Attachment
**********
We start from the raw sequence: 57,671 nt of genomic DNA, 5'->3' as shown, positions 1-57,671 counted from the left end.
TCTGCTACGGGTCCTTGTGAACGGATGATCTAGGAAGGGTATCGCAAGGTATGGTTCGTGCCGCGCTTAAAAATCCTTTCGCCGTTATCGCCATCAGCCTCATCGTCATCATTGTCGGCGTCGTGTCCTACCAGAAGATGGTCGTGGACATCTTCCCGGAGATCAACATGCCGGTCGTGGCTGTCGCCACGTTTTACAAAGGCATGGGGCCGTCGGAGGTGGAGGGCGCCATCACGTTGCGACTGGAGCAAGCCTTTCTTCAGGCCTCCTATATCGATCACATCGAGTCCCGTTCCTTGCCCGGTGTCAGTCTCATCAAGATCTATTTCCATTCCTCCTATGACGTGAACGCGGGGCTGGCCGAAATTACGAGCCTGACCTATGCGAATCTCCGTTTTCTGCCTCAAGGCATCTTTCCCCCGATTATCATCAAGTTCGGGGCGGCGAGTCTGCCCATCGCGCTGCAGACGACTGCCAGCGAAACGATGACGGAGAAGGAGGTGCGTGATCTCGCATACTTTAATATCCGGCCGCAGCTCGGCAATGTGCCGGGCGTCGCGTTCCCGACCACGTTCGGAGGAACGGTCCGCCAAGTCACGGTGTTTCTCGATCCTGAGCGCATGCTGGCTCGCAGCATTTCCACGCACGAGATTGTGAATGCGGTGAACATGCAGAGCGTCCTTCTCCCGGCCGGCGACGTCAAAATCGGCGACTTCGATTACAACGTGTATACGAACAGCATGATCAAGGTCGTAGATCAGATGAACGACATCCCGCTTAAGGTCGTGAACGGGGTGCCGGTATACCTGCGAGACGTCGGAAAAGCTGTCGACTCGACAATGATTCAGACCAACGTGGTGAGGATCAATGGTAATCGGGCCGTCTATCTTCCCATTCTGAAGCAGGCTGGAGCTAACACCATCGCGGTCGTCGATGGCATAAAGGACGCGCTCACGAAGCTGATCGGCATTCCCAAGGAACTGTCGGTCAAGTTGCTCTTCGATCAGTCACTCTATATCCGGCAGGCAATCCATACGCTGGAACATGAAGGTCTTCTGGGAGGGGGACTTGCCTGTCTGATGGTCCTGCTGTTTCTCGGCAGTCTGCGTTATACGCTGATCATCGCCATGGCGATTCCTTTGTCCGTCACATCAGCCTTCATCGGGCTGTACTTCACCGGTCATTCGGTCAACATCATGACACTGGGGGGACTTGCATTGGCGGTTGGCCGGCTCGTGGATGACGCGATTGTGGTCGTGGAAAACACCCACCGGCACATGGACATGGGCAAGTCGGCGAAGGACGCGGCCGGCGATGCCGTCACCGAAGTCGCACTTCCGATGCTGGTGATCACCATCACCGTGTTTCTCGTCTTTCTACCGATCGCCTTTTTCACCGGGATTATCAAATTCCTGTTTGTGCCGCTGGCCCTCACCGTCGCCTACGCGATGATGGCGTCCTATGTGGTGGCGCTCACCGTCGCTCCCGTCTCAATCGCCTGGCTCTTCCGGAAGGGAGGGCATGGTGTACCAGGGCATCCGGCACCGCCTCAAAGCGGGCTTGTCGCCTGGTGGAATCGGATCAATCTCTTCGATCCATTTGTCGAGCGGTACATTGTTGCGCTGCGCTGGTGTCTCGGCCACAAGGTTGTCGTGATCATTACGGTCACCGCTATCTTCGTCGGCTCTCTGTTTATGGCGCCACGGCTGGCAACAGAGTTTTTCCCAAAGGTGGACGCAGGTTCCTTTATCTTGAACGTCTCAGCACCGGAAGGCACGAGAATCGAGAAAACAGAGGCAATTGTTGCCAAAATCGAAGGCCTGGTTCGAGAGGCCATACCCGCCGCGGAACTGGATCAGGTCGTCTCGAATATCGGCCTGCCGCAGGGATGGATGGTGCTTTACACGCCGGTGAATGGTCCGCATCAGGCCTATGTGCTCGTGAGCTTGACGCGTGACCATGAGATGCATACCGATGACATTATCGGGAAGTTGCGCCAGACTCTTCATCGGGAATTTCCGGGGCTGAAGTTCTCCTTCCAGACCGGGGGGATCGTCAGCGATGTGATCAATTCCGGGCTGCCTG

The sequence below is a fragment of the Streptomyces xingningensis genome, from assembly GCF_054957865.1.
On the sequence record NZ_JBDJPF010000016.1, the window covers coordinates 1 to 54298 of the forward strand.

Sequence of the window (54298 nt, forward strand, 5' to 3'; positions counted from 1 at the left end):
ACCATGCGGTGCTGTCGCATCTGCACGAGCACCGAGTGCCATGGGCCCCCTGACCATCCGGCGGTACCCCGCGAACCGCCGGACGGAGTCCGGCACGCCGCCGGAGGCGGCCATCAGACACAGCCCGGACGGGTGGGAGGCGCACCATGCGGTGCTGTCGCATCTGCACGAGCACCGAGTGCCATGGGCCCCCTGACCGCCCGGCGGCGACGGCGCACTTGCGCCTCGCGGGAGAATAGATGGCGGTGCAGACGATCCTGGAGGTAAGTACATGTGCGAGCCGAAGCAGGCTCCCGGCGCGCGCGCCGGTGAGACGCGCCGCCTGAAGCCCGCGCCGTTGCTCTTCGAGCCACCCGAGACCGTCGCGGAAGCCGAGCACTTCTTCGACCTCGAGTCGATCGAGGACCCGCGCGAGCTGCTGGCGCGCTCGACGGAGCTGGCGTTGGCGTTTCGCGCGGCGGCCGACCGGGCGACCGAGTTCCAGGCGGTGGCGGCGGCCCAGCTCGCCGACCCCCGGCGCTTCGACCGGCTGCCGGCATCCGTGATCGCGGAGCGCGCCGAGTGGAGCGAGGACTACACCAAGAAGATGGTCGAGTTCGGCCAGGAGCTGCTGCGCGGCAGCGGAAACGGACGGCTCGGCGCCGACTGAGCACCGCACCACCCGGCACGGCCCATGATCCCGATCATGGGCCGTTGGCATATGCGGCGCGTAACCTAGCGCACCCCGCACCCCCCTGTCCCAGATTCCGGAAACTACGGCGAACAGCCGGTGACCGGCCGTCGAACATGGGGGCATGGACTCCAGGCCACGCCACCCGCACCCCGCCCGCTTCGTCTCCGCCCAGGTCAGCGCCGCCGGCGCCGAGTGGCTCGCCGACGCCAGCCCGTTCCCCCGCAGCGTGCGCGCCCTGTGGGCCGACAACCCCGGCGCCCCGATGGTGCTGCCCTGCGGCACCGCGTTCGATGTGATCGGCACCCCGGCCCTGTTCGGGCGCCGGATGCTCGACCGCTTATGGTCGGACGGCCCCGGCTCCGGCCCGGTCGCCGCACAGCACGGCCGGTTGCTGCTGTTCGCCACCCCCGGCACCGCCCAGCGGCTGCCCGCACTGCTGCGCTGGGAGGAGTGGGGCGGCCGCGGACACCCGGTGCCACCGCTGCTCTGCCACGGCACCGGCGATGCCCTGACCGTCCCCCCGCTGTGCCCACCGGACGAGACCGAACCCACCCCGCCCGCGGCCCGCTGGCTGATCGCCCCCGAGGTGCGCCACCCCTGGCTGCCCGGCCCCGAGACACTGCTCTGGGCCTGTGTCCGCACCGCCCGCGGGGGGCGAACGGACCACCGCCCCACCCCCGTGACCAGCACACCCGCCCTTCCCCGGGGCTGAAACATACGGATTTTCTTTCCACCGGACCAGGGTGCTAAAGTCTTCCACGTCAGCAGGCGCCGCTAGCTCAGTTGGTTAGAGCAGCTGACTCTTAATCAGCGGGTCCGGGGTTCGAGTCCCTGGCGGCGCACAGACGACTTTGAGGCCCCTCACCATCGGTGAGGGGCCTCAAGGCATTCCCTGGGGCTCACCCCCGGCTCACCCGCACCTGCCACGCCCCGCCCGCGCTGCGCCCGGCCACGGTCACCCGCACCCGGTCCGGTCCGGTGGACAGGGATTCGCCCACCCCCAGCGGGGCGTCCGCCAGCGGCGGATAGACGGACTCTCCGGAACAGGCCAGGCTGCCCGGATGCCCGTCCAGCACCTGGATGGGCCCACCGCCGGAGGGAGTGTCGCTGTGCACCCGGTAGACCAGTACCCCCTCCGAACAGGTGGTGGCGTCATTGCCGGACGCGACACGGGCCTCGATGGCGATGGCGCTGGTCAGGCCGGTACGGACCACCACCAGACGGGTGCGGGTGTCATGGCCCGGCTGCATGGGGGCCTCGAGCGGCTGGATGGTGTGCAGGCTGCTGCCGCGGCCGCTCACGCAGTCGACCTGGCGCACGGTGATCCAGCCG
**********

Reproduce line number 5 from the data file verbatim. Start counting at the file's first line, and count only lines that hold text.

Sequence of the window (54298 nt, forward strand, 5' to 3'; positions counted from 1 at the left end):